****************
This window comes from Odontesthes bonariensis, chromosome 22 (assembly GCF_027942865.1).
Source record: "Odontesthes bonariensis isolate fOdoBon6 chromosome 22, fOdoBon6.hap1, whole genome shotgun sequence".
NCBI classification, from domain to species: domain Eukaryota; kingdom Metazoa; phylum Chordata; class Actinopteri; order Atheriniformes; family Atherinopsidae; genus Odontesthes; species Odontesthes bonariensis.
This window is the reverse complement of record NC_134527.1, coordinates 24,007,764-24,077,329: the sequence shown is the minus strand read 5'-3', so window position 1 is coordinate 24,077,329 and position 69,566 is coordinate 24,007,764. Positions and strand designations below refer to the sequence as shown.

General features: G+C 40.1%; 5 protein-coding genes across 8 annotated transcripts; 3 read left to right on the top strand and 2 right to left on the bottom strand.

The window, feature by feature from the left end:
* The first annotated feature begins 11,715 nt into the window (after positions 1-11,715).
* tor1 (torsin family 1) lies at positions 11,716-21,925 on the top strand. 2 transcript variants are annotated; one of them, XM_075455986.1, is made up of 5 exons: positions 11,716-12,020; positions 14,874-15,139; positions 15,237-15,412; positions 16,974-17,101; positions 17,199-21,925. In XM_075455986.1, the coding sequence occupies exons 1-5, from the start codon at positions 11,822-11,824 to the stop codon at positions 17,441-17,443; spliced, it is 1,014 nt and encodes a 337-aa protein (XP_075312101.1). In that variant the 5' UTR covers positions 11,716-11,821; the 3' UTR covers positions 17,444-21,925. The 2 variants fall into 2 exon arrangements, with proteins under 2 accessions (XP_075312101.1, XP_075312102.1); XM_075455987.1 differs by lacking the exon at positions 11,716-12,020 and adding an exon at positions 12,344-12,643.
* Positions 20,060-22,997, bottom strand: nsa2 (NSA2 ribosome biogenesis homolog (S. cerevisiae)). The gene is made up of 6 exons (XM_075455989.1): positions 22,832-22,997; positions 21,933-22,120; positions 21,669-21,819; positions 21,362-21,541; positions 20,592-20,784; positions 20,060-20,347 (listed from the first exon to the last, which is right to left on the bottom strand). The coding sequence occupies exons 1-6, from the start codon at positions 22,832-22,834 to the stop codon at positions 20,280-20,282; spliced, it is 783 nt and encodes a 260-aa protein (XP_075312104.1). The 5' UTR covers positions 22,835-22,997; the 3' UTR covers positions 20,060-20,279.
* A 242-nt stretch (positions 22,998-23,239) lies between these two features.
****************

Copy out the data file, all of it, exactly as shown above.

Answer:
This window comes from Odontesthes bonariensis, chromosome 22 (assembly GCF_027942865.1).
Source record: "Odontesthes bonariensis isolate fOdoBon6 chromosome 22, fOdoBon6.hap1, whole genome shotgun sequence".
NCBI classification, from domain to species: domain Eukaryota; kingdom Metazoa; phylum Chordata; class Actinopteri; order Atheriniformes; family Atherinopsidae; genus Odontesthes; species Odontesthes bonariensis.
This window is the reverse complement of record NC_134527.1, coordinates 24,007,764-24,077,329: the sequence shown is the minus strand read 5'-3', so window position 1 is coordinate 24,077,329 and position 69,566 is coordinate 24,007,764. Positions and strand designations below refer to the sequence as shown.

General features: G+C 40.1%; 5 protein-coding genes across 8 annotated transcripts; 3 read left to right on the top strand and 2 right to left on the bottom strand.

The window, feature by feature from the left end:
* The first annotated feature begins 11,715 nt into the window (after positions 1-11,715).
* tor1 (torsin family 1) lies at positions 11,716-21,925 on the top strand. 2 transcript variants are annotated; one of them, XM_075455986.1, is made up of 5 exons: positions 11,716-12,020; positions 14,874-15,139; positions 15,237-15,412; positions 16,974-17,101; positions 17,199-21,925. In XM_075455986.1, the coding sequence occupies exons 1-5, from the start codon at positions 11,822-11,824 to the stop codon at positions 17,441-17,443; spliced, it is 1,014 nt and encodes a 337-aa protein (XP_075312101.1). In that variant the 5' UTR covers positions 11,716-11,821; the 3' UTR covers positions 17,444-21,925. The 2 variants fall into 2 exon arrangements, with proteins under 2 accessions (XP_075312101.1, XP_075312102.1); XM_075455987.1 differs by lacking the exon at positions 11,716-12,020 and adding an exon at positions 12,344-12,643.
* Positions 20,060-22,997, bottom strand: nsa2 (NSA2 ribosome biogenesis homolog (S. cerevisiae)). The gene is made up of 6 exons (XM_075455989.1): positions 22,832-22,997; positions 21,933-22,120; positions 21,669-21,819; positions 21,362-21,541; positions 20,592-20,784; positions 20,060-20,347 (listed from the first exon to the last, which is right to left on the bottom strand). The coding sequence occupies exons 1-6, from the start codon at positions 22,832-22,834 to the stop codon at positions 20,280-20,282; spliced, it is 783 nt and encodes a 260-aa protein (XP_075312104.1). The 5' UTR covers positions 22,835-22,997; the 3' UTR covers positions 20,060-20,279.
* A 242-nt stretch (positions 22,998-23,239) lies between these two features.